New Zealand Atlas of Population Change

Internal Migration (Arrivals and Departures) by Territorial Authority and Regional Council Area

With the exclusion of data for the Chatham Islands (on the basis of small numbers), these maps illustrate where each of New Zealand’s remaining 66 territorial authority area’s internal migrants came from (Internal Arrivals), and went to (Internal Departures), between 2001 and 2006, and 2008 and 2013, based on the Census question ‘where did you live five years ago?’.

The regional council maps do so similarly for each of New Zealand’s 16 regions for the periods 1991-1996, 1996-2001, 2001-2006, and 2008-2013.

The index ‘percentage share’ refers to the proportion of internal arrivals from each other territorial authority area (or region), enumerated as living in their new area at each census, and the proportion of leavers from that area to each other territorial authority area (or region), in the same years.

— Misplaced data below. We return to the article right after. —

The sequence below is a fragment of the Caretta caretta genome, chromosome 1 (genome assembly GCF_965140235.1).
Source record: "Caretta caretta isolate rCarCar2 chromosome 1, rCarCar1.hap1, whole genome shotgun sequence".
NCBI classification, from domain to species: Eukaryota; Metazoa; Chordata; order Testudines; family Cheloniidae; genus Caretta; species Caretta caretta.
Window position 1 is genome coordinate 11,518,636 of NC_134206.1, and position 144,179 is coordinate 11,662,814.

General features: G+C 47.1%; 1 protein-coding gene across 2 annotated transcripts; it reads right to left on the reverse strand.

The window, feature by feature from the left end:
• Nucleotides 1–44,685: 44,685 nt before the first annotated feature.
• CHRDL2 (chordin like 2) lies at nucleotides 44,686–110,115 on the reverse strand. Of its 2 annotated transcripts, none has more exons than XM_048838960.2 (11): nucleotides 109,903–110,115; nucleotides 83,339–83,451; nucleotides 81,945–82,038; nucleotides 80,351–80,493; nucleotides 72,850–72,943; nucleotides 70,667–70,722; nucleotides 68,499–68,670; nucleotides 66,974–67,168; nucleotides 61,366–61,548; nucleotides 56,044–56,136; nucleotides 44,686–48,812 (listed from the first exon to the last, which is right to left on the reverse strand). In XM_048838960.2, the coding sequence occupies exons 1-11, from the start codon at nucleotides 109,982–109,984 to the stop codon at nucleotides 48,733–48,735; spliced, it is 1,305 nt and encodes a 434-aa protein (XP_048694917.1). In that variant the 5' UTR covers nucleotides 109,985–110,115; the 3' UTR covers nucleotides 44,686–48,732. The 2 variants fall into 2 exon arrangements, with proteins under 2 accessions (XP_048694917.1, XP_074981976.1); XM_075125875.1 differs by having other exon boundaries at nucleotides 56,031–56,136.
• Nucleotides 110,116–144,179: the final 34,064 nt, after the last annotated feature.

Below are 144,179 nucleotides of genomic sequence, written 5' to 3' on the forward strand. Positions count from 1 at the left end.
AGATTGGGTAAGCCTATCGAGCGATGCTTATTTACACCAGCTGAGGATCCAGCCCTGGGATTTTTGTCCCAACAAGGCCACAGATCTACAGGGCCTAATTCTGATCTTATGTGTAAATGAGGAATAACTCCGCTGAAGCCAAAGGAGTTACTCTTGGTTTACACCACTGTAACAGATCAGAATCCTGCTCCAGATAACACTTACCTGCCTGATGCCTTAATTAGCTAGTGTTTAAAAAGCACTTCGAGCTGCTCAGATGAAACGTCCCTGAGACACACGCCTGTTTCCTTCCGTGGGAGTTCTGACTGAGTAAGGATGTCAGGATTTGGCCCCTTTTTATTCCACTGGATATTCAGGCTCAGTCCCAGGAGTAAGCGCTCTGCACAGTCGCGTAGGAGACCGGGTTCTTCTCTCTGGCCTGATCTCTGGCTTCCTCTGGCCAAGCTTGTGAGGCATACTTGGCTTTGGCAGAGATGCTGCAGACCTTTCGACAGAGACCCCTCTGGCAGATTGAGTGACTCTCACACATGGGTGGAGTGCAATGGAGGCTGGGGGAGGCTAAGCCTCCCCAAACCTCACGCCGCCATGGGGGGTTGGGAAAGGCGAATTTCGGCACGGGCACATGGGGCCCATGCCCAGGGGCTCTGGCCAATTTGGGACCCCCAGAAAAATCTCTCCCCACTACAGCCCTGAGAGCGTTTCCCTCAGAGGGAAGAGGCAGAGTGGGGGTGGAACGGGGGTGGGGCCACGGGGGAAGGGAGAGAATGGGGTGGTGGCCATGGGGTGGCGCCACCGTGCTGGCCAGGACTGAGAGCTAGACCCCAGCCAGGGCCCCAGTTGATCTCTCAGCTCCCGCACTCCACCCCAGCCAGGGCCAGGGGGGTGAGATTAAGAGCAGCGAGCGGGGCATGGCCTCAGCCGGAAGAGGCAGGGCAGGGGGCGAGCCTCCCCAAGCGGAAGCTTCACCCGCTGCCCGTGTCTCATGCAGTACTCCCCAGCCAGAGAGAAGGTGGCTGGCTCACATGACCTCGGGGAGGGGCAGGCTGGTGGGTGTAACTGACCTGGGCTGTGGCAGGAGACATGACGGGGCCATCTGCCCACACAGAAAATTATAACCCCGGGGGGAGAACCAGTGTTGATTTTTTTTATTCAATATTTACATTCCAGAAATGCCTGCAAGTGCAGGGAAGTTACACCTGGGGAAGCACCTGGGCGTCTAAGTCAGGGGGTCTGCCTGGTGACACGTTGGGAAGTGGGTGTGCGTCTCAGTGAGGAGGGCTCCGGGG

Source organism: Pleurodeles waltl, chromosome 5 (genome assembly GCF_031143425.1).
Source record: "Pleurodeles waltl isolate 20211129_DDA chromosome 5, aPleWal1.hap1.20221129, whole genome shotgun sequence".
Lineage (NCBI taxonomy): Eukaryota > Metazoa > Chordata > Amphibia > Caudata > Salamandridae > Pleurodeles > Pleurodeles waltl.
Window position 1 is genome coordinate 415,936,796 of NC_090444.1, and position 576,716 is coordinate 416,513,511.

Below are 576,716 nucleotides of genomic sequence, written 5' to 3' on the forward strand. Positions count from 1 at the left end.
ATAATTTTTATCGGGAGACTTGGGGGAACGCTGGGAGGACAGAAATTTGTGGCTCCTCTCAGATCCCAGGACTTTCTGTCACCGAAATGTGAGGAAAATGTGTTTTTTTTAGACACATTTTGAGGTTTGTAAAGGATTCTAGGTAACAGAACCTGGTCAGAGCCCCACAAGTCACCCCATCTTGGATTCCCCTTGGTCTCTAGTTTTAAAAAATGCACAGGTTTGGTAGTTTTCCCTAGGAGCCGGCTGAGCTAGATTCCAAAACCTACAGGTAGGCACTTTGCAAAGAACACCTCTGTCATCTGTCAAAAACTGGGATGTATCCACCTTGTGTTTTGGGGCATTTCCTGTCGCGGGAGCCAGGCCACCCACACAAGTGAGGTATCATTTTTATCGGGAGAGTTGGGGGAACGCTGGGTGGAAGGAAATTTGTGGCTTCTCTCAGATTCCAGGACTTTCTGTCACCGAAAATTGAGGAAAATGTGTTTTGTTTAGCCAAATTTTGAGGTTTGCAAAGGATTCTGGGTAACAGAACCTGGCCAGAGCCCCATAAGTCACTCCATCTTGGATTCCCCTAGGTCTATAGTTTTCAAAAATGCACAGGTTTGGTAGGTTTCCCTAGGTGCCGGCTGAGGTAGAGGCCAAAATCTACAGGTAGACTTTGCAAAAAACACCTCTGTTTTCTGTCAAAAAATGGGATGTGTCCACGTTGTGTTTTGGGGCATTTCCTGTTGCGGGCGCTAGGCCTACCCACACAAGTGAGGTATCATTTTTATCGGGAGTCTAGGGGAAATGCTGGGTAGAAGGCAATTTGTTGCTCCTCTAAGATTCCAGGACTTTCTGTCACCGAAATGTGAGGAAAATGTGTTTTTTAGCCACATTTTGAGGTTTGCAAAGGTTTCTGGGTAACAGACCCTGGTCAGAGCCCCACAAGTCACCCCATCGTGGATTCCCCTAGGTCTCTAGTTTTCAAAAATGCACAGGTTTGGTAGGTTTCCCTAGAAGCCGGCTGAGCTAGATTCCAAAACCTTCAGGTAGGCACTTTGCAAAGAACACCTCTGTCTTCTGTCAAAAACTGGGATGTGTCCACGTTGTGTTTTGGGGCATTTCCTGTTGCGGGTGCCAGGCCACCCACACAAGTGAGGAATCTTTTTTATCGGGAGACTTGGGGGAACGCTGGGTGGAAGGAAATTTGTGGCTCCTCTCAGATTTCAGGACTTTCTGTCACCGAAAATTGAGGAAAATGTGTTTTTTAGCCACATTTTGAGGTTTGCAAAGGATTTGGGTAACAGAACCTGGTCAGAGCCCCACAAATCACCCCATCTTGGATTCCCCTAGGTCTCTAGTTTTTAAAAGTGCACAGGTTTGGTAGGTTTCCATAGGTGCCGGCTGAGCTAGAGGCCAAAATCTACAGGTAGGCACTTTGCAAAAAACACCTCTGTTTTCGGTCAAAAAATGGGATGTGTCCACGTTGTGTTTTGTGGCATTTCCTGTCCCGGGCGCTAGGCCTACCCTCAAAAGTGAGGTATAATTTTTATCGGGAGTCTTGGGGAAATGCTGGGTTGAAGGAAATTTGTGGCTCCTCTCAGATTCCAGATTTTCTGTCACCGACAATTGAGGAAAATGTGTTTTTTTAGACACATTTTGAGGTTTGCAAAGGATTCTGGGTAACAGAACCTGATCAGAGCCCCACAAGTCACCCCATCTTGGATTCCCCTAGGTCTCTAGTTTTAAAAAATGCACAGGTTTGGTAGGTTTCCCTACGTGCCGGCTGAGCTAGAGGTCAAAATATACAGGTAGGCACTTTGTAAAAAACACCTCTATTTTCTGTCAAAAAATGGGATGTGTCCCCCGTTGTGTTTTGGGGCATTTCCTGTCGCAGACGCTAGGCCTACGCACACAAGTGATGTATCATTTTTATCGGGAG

Also shown in the accompanying information box to each map are the number and proportion of people who were Stayers (people who were enumerated as residing in the same territorial authority area or region five years previously), the number and proportion living overseas five years previously, the number not born five years previously, and a summary of net internal migration (internal arrivals minus internal departures).

Because those living overseas at the time of the census cannot be enumerated (until they return), there are no equivalent data for overseas departures.